In later research, there was a tendency to focus on sense embeddings. Sense embeddings are vectors generated to represent different senses of words. Chen et al. chen2014unified suggested to use words in WordNet  gloss contents to produce sense embeddings. To obtain vector representations of words, they used Skip-gram model . For each polysemous word, a sense was picked by comparing the similarity between its context vector and available sense vectors. Given a sentence, average of its word vectors was computed as the context vector. Similar approach was suggested by another recent research using BERT embeddings  to incorporate more contextual features . In this approach, sense embedding generation was initiated using SemCor corpus . Using the sentences available in the corpus for each sense, BERT embeddings were generated and average of those embeddings were taken as the sense embedding. To improve the sense coverage, WordNet’s ontology and glosses also considered. Given a sentence, generated BERT embedding corresponding to a polysemous word was compared with sense embeddings to disambiguate it.
Using meaning groups and sense embeddings, above-mentioned approaches are only looking for discrete word meanings with the effect of context and we could not find any approach which considers both discrete and continuous effects. As we are aware of CoSimLex is the first data set which is annotated by considering the continuous effect of context and SemEval-2020 Task 3 is the first shared task which is focused on predictions based on this effect. However, most of the available research are based on prediction-based word embeddings and among them contextualised word embeddings are found to be more capable in extracting word meanings based on the context.
This section describes the different approaches used to predict the (graded) effect of context in word similarity. Since the similarity between a word pair is measured using the cosine similarity between word vectors, we experimented different methods to generate vector representations based on recently published contextualised word embedding models as further described in Sections;4.1 - 4.4. All the implementations are done in Python 111The code is available on https://github.com/HHansi/Semeval-2020-Task3.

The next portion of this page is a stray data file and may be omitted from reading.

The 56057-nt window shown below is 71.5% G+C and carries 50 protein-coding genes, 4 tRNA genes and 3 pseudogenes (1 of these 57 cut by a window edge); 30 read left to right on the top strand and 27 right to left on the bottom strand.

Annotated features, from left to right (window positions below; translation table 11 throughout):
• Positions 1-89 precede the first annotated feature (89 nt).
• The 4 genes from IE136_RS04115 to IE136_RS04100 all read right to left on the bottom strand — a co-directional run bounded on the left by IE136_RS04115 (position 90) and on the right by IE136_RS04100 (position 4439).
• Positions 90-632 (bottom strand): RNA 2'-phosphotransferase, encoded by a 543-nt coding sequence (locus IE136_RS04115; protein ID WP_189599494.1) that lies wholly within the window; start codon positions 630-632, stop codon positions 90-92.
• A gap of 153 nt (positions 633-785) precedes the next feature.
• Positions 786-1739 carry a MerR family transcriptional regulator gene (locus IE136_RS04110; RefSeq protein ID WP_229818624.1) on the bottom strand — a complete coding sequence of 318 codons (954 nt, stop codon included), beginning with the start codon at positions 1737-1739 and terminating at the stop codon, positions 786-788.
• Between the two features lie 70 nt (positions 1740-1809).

4.1 Contextualised Embeddings
Unlike the classic word embeddings; Word2Vec , GloVe , fastText , etc., contextualised word embeddings capture the variations of word meanings based on their context. Therefore, they were successfully applied to wide range of NLP tasks such as text classification [22, 21], question answering [10, 3] and machine translation [13, 26] with improved performance.
for this task in order to evaluate the impact by different architectures and learning methods on contextual word similarity prediction. Both ELMo and Flair are based on bidirectional LSTM (Long Short-Term Memory) architecture and other models are based on bidirectional Transformer architecture 
. ELMo is learned on sequence of tokens and Flair is learned on sequence of characters. The Transformer architecture introduced by BERT was extended as Transformer-XL by enabling the learning dependencies beyond fixed length contexts. XLNet is a further improved version of Transformer-XL considering the advantages in autoregressive and autoencoding methods. All these Transformer-based models are learned on sequence of tokens.
This research is supported by available pretrained embedding models. Fixed size word vectors are generated for each of the target words using their given context and pretrained model weights. The experimented models including their language coverage are summarised in Table 1. We used the implementations by FLAIR 222Git repository of flair is available on https://github.com/flairNLP/flair and Hugging Face 333All the models supported by Hugging Face can be found on https://huggingface.co/models for embedding generation. More details about the models including layers, parameters and training corpora are available with FLAIR and Hugging Face documentation.
4.2 Stacked Embeddings
Secondly, we tried out the stacked embeddings generated using above-mentioned (Section 4.1) contextualised word embeddings. Stacked embeddings combine each vector by concatenating them to form the final vector  as shown in Equation 1. represents the final or stacked word vector corresponding to the word and represents the vector obtained by using the embedding model . Combining word embeddings from different learning methods allows to combine their characteristics together. For this research, we experimented the stacked embeddings by combining up to three models only.
4.3 Parameter Settings with BERT
As the next approach, we experimented the effectiveness of BERT embeddings using different parameter settings for embedding extraction layers, sub-token selection and scalar mix. Further, we tested the impact by average embeddings also. BERT model was selected for this experiment, because we could obtain good results for all languages using it.
Embedding extraction layers indicate from which layers of the learned model, weights need to be taken to represent the word vectors. For all the above experiments mentioned in Section 4.1 and 4.2, we used the concatenation of last four layers, because it was found as the best approach to represent the features in underlying text .